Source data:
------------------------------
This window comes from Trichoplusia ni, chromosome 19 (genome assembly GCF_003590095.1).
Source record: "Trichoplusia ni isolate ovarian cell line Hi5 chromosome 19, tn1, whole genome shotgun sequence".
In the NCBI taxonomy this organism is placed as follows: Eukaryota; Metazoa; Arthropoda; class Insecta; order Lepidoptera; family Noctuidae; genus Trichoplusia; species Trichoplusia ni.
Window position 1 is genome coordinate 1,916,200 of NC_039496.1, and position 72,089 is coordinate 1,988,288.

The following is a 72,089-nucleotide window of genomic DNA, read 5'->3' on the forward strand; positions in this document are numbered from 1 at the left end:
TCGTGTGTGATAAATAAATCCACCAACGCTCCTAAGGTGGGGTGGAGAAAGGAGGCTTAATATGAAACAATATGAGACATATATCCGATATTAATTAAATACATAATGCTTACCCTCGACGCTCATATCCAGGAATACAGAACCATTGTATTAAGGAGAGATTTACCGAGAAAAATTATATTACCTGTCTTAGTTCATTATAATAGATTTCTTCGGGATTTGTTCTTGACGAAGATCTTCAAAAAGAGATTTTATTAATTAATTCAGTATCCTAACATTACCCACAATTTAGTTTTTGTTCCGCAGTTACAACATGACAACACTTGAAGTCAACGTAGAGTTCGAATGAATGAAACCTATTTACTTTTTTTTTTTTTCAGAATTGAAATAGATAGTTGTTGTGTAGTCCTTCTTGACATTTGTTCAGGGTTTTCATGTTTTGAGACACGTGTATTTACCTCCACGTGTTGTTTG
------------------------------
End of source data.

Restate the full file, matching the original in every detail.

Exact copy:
This window comes from Trichoplusia ni, chromosome 19 (genome assembly GCF_003590095.1).
Source record: "Trichoplusia ni isolate ovarian cell line Hi5 chromosome 19, tn1, whole genome shotgun sequence".
In the NCBI taxonomy this organism is placed as follows: Eukaryota; Metazoa; Arthropoda; class Insecta; order Lepidoptera; family Noctuidae; genus Trichoplusia; species Trichoplusia ni.
Window position 1 is genome coordinate 1,916,200 of NC_039496.1, and position 72,089 is coordinate 1,988,288.

The following is a 72,089-nucleotide window of genomic DNA, read 5'->3' on the forward strand; positions in this document are numbered from 1 at the left end:
TCGTGTGTGATAAATAAATCCACCAACGCTCCTAAGGTGGGGTGGAGAAAGGAGGCTTAATATGAAACAATATGAGACATATATCCGATATTAATTAAATACATAATGCTTACCCTCGACGCTCATATCCAGGAATACAGAACCATTGTATTAAGGAGAGATTTACCGAGAAAAATTATATTACCTGTCTTAGTTCATTATAATAGATTTCTTCGGGATTTGTTCTTGACGAAGATCTTCAAAAAGAGATTTTATTAATTAATTCAGTATCCTAACATTACCCACAATTTAGTTTTTGTTCCGCAGTTACAACATGACAACACTTGAAGTCAACGTAGAGTTCGAATGAATGAAACCTATTTACTTTTTTTTTTTTTCAGAATTGAAATAGATAGTTGTTGTGTAGTCCTTCTTGACATTTGTTCAGGGTTTTCATGTTTTGAGACACGTGTATTTACCTCCACGTGTTGTTTG